Paula Radcliffe’s Guide to Winter Running
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Paula Radcliffe’s Guide to Winter Running

Your winter training regime starts here

Shorter days, grey skies, frosty mornings. It’s not exactly the most welcoming prospect when you’re tying your laces for an alfresco run. But the winter season doesn’t have to derail your running regime. From staying healthy through flu season to wrapping up warm (but not too warm) to brave the elements, three-times winner of the London Marathon Paula Radcliffe gives us her top winter running tips.

A Guide To Outdoor Exercise in Winter

Paula Radcliffe’s Winter Running Tips

How do you prep for a winter run?

‘You’re more likely to stay healthy if you go out and prepare for the season. Make sure you layer up. Make sure you warm up well in the winter season and fuel yourself to stay healthy throughout the winter months. And obviously it’s important you look after yourself and get a flu jab. When you’re training you are generally healthier but for that short period of time after you’ve trained hard, your immune system takes a little bit of a dip and you’re more likely to pick up small viruses or bugs.’

Paula Radcliffe

Picture: Gary Lough

How do you stay healthy during the winter?

Paula Radcliffe is an asthma sufferer herself and urges others with the condition to protect themselves this winter, following research from Asda Pharmacy which highlights the fact that 1.2million asthma sufferers are putting their lives at risk by not having the flu vaccine. Around 13 per cent of these don’t get the jab because they don’t want to pay for it, but at-risk groups are actually eligible for a free flu jab. Of those not planning on getting the vaccine this winter, 39 per cent say they don’t feel they need it, but Paula Radcliffe warns this can have serious consequences.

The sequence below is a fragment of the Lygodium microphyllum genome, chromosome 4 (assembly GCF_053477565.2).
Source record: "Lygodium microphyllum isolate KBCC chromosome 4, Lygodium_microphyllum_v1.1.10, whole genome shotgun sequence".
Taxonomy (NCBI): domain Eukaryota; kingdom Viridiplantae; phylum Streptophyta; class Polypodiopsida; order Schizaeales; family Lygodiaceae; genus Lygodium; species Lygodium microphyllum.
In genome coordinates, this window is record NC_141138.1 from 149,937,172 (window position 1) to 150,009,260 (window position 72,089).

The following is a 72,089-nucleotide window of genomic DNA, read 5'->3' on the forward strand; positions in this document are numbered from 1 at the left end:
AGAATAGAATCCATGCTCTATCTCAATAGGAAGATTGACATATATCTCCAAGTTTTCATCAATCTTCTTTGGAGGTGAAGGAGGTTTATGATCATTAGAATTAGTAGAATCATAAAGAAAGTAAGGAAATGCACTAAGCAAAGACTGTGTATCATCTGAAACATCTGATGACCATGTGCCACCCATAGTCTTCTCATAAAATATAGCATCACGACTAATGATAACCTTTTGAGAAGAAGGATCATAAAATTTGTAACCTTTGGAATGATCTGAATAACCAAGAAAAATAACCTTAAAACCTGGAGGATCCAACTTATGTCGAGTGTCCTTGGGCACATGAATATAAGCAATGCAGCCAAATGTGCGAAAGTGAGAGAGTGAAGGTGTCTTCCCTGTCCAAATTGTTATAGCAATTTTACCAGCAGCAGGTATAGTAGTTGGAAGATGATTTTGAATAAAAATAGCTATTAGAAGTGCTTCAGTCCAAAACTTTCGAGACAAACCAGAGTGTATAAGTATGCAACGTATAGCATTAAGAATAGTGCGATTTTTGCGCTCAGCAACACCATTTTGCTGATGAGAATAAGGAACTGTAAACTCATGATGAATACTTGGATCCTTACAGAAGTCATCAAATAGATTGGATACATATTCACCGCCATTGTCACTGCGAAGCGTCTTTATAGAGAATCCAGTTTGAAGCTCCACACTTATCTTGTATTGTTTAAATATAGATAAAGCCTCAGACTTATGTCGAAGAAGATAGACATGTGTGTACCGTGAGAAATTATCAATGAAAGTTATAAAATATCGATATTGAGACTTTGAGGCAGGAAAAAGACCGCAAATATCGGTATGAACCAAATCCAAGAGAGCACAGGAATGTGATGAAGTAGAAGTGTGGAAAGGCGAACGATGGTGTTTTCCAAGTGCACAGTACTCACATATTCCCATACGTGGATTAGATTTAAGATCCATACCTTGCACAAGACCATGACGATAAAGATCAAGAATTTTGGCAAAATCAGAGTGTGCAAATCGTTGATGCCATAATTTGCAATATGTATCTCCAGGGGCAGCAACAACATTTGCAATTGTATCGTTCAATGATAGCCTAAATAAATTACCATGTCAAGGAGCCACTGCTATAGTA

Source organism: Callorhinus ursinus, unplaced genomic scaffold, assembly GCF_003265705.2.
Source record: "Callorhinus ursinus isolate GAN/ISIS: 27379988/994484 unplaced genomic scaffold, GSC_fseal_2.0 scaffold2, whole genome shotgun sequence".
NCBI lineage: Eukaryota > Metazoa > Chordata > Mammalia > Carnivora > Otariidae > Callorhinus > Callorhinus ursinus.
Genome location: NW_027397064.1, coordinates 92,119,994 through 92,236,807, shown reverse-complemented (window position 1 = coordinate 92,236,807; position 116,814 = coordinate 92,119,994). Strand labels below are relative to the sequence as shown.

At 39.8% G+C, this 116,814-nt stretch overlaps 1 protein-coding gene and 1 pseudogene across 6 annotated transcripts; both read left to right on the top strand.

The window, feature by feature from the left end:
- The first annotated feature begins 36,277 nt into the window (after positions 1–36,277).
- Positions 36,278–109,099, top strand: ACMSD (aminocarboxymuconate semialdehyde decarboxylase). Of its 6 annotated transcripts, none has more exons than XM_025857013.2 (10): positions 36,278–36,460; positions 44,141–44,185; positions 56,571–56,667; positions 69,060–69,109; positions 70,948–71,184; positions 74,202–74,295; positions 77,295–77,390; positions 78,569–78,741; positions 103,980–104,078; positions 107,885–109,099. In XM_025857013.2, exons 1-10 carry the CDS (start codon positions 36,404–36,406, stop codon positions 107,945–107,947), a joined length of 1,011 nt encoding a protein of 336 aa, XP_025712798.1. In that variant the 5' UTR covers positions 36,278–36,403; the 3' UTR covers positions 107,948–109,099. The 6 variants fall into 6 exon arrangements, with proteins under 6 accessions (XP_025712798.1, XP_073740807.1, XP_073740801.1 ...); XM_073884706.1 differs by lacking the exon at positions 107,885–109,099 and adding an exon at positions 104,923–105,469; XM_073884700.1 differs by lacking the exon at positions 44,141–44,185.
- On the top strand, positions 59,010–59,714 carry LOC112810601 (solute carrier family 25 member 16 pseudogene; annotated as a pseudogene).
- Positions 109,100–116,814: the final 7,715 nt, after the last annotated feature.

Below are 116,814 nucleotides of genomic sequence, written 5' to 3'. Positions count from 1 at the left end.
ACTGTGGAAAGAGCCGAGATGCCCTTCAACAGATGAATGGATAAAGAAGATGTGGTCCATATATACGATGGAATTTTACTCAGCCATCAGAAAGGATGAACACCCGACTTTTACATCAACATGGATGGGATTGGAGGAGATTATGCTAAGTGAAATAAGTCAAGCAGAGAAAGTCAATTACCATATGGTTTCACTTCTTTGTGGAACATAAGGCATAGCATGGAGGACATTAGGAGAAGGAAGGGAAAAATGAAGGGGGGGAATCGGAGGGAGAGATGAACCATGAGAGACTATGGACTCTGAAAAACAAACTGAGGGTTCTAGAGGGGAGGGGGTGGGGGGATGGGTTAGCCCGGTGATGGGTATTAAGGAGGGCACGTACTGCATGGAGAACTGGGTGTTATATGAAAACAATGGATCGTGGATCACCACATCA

‘It’s a no-brainer, it takes five minutes, go somewhere as easy as the Asda pharmacy, you can just walk in and get it,’ says Paula. ‘You can go outside of work hours until 10pm at night and at weekends. This is versus the amount of time you’ll have to have off if you get the flu virus and as an asthma sufferer you’re more likely to get complications leading on from that such as bronchitis or pneumonia, lung infections and inflammation – these take a lot longer to recover from. I had a flu jab personally all through university and when competing. As an athlete it can have a massive impact on your training if you do contract the flu.’

Paula Radcliffe

Picture: Nike

What should you eat before and after a winter run?

‘Make sure you have some protein and carbohydrates before your run and that you’re well hydrated. A lot of people think that in the winter you don’t need to worry so much about staying hydrated but actually, the number of layers you’re putting on to go out and run, you do need to think about that. Have some protein as soon as possible after your run, this is even more important in the winter. Have a handful of salted nuts, a banana or even better, a banana and peanut butter!’

Where do you like to run in the winter?

‘I love to be in the countryside. I love to run alongside the sea or up in the mountains through the trees. I like to have stimulating things to see and I love running through trees, it makes me feel like I’m running quicker. But, if I’m in a new city, one of the best ways to explore is to just get out there and go for a run through that city!’

What’s the ultimate UK run?

‘It has to be the London marathon. It’s the race that inspired me to start running in the first place. I grew up watching it each year. To get the chance to run well there and to run a world record, it’s a place that will always have such magical memories for me. It continues to inspire each year, to encourage people to just get out and get running.’

Interview first published in 2019.